The Regolini Galassi Tomb


Versione Italiano

The Regolini Galassi Tomb

(VII Century BCE)

It is not usually possible to visit the Tomb REGOLINI-GALASSI, unless accompanied by a keeper of the Necropolis, because the tomb is normally closed. This tomb is located in the Necropolis of Sorbo, along the road from Bracciano from Cerveteri.

The Regolini Galassi tomb famous for its rich contents, is of the Orientalising period. The original tumulus, was built over by a second tumulus constructed during the 6th century, allowing the further construction of additional tombs - probably for descendants of the same family. These peripheral tombs, though more vulnerable to tomb robbers, have preserved the more ancient tomb inside from inevitable plunder.

The above sketch shows the layout of the tombs in the tumulus. This tomb was discovered intact in April 1836 by Arciprete (Archpriest)Regolini and General Galassi, who gave their names to the tomb. The tomb has a short dromos in the form of a narrow corridor formed of rectangular blocks, forming a pseudo arch. Two side chambers, oval in shape have been dug into the tufa. In its construction, half of the tomb height was excavated from the tufa, and the other half built with square blocks to form a false roof of a wedge shape. The right hand chamber which held funerary ashes in a bronze biconical urn, was sealed off with a block of tufa . At the end of the antechamber, a bronze bed was found on which was laid the body of a warrior of noble family. To transport the body to the tomb a carriage which was found in the same room, now reconstructed in wood in the Museum. This had high narrow fellies set with broad nailheads and bands of palmettes ornamenting each side Eight round shields in light bronze foil, some with moulde d panthers heads embossed on them, probably for ceremonial purpose were discovered along the left hand wall. It should be noted that there are other examples of this in Caere (eg. Tomb of the Shields and Chairs) where shields, or relief impressions of shields are used to decorate the walls of the tombs, perhaps as an illustration of the noble warrior status of the tombs occupants.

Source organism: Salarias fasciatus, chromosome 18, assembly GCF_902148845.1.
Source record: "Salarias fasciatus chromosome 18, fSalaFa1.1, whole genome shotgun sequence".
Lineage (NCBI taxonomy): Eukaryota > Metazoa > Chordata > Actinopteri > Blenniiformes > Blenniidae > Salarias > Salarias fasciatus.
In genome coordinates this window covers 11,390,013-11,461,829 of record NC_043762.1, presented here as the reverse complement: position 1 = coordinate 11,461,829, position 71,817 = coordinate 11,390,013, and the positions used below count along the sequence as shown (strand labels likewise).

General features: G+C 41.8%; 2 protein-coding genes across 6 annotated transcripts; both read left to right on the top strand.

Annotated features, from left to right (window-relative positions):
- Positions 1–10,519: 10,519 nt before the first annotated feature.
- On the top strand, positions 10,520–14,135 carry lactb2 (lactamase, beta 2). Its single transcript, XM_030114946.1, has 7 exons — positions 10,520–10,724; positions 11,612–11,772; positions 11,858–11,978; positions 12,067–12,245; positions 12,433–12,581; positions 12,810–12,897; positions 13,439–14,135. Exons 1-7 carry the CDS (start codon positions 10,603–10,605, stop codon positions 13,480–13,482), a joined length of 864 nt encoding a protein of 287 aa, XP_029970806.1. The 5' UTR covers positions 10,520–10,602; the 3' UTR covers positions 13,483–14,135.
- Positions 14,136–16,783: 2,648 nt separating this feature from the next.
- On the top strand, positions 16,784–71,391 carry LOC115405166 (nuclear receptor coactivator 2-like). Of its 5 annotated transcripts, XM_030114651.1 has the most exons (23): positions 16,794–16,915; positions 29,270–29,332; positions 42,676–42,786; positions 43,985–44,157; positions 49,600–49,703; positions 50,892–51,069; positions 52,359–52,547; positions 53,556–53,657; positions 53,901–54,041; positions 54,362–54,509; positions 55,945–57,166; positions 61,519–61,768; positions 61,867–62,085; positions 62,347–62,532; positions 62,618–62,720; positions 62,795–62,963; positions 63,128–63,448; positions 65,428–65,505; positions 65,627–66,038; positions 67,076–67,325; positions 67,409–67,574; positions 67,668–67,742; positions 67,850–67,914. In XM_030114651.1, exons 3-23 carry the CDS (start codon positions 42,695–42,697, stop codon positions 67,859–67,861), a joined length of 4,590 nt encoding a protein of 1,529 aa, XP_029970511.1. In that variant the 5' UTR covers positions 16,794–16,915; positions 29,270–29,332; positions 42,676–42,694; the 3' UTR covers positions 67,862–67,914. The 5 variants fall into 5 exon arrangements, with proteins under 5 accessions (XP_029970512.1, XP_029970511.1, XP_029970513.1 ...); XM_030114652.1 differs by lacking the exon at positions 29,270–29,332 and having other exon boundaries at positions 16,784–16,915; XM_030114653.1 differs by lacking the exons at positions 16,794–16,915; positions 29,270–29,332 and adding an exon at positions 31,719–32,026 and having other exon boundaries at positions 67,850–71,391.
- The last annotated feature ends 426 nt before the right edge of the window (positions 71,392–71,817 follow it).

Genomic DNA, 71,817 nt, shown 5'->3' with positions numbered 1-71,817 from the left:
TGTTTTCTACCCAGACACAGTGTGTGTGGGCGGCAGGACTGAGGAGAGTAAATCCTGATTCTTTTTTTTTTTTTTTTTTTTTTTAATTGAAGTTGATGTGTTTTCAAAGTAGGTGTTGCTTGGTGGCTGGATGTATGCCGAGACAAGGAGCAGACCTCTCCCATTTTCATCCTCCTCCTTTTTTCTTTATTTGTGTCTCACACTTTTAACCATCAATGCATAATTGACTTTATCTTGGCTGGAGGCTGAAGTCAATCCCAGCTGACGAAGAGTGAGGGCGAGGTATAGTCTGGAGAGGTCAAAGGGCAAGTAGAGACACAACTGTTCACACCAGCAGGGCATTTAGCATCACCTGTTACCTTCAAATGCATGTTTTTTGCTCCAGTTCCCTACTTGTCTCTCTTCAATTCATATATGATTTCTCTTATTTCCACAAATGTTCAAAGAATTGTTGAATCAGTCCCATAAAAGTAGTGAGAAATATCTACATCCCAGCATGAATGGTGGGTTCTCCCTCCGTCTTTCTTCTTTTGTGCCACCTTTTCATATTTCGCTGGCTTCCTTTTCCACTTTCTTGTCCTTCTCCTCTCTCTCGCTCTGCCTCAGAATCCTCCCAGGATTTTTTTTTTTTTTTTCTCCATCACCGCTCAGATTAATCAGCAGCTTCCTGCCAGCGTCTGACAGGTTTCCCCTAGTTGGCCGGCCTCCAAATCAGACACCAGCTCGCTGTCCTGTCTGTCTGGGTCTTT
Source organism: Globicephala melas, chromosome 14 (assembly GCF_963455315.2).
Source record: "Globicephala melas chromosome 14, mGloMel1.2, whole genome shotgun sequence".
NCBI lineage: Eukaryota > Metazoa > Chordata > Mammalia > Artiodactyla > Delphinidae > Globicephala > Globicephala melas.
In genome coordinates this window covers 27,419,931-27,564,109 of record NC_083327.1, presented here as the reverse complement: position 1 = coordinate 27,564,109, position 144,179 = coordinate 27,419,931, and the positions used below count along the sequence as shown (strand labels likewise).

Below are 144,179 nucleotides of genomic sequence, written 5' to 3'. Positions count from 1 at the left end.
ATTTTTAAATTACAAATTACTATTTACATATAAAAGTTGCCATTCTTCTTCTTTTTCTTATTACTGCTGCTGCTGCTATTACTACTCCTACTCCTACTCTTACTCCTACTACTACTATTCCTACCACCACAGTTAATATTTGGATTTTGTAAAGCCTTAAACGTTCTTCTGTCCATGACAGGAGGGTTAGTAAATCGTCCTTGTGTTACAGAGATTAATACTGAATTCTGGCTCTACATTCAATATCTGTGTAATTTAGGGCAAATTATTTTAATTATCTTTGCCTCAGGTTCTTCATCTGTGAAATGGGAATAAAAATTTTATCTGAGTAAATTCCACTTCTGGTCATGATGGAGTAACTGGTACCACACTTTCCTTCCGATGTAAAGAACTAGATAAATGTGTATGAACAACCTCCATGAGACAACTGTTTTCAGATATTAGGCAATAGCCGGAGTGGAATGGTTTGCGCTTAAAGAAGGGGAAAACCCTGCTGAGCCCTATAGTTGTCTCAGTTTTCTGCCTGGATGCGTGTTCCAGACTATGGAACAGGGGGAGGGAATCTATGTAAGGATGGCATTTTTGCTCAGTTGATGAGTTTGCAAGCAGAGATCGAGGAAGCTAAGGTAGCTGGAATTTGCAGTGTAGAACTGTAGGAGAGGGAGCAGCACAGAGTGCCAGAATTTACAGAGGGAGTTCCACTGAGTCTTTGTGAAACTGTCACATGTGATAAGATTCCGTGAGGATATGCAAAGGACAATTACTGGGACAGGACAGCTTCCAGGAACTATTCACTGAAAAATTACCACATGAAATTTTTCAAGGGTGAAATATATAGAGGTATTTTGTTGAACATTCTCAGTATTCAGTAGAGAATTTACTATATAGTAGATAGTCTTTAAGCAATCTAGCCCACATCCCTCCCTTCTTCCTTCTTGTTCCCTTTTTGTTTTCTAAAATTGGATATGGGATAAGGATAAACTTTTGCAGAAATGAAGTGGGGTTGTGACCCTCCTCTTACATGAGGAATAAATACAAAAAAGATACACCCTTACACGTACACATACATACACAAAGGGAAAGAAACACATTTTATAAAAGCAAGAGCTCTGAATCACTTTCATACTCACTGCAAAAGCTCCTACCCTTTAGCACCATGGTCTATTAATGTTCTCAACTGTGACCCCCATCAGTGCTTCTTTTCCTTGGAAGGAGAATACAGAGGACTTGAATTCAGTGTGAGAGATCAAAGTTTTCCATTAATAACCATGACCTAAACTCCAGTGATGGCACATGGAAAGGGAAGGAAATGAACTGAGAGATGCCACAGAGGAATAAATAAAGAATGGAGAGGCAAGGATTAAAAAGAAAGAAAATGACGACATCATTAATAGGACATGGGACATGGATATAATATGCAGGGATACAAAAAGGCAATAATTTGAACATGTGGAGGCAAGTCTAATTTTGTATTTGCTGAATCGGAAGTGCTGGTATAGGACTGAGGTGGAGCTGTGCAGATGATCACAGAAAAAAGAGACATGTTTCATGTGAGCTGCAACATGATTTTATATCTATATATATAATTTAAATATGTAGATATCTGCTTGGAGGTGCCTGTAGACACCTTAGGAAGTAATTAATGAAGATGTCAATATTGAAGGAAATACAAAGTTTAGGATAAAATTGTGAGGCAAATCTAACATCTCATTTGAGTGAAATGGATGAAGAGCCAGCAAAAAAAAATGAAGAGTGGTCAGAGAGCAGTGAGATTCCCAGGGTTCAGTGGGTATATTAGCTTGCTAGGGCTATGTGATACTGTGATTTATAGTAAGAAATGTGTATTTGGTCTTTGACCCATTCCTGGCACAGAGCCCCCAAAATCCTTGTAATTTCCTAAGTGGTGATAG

A number of bronze cauldrons were found, with tall conical and round supports intricately decorated with figures.

In the dromos a veritable treasure of gold jewellery was found, including the famous Nacelle fibula, a good thirty centimeters long, decorated and adorned with embossed figures; which are repeated on the large gold breast plate or pectoral of the deceased woman, in accordance with oriental tradition.

This has fantastic animals including sphinxes , griffons relief and repoussť . In addition, there are two wide cufflike bracelets decorated with granulation and repoussť depicting the mistress of animals between two rampant lions and a group of palm trees ; a number of necklaces, including a very beautiful example with three amber pendants. Bronze objects include a situla (a type of bucket with handles) inlaid with silver and ivory. Bucchero ware, black figure ceramics, including cups, amphorae and Oinochoe. The remains of a throne, of which the wooden part has perished, and only the bronze coverings remain, These depict richly embossed pacing lions, leaping stags and plants. It also included a footstool.

The hypothesis was, given the wealth of the jewels to two inscriptions made on two cups, that a woman, a princess named Larthia, was buried in the cell. There is some debate that the words Larthia and Mi Larthia, could be a genitive case of Larth , meaning Mi (I am) of Larth, a masculine character.

In the left chamber a two horse chariot or "biga" was discovered, again of timber construction with bronze ornamentation, probably built for use at festivals. This appeared broken and burnt, probably because it couldn't fit the narrow space of the chamber.

Other objects include some very beautiful silver cups and, notably, bucchero ware in the form of a conical bottle, on which was inscribed one of the first reproductions of the Etruscan alphabet .

It is interesting to remember that another tomb of the Necropolis of Sorbo was discovered by the Arciprete Regolini, Called the Tomb of Calabri after the owner of the land, and now destroyed by the agricultural work, its rich collection is also exhibited along with that of the Regolini Galassi, in the Museum Gregoriono Etrusco in the Vatican.

Also see the Tomb at the Vatican Museum website: